Remember, we’re not doing this for the benefit of screen readers. The modern screen readers JAWS and Window-Eyes can expand the contents of abbr and acronym elements using their title attributes. All we are doing is making sure Internet Explorer itself is fully aware of abbr, enabling us to style it with CSS and manipulate it properly within the DOM. So, whether or not you want to do this is entirely based on what you do in the browser – don’t do it for the sake of assistive technology.

Further reading

PHP + Twitter + Google Calendar + SMS

Working on a little side project, I wanted to be able to add an event to Google Calendar by text message like our American friends can using GVENT. I figured I could hook my Twitter account up to Google Calendar using their APIs. I tinkered with it for a couple of hours and it works!

Background

If you don’t know about Twitter, it’s a free service that allows you to share messages with your network of friends by a number of means, which includes via text messages sent to Twitter from your mobile phone.

Twitter has this useful feature called direct messages. It enables private messaging between friends over the Twitter system, provided you and your friend are following each other on Twitter. This means that you can send a message over the system without it turning up in your public time line of messages – your ‘tweets’. You just put a letter ‘D’ and your friend’s Twitter username in front of your message and send. So, I can send a text message to Jon via Twitter like this “d jontangerine Why, I’d love tangerines by post! Thank you!”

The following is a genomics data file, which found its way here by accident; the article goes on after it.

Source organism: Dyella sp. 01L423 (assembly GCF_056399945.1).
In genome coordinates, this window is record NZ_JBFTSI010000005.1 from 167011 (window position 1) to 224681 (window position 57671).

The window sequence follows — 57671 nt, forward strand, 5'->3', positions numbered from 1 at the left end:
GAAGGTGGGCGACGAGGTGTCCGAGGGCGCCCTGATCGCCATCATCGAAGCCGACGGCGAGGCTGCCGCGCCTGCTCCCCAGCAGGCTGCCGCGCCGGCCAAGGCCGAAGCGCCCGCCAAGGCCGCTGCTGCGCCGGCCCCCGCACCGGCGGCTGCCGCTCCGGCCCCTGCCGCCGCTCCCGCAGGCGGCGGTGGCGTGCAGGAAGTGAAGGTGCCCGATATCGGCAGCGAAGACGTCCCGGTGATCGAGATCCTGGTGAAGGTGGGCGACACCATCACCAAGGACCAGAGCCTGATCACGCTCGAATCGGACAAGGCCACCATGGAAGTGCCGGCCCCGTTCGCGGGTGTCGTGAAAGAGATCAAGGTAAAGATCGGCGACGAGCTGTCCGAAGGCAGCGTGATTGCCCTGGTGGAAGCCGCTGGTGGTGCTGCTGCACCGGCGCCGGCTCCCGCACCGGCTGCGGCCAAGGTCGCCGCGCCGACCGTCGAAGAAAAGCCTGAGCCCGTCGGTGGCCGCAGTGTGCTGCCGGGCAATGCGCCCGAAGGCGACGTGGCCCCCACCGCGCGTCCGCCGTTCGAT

How is this useful for adding an event to Google Calendar? Well, a short text message is all I need to add an event using Google Calendar’s really smart Quick Add feature. A script set up to periodically check for new direct messages via the Twitter API can take the body of any message and pass it to the Google Calendar API.

It’s a bit round about in implementation, but it allows you to update a Google Calendar by SMS. In fact, you could use any Twitter-ing interface (Twitter.com, Twitterific), but then you may as well Quick Add your event with Quicksilver (Mac users) or some other widget or even – shock horror – sign into the Google Calendar site!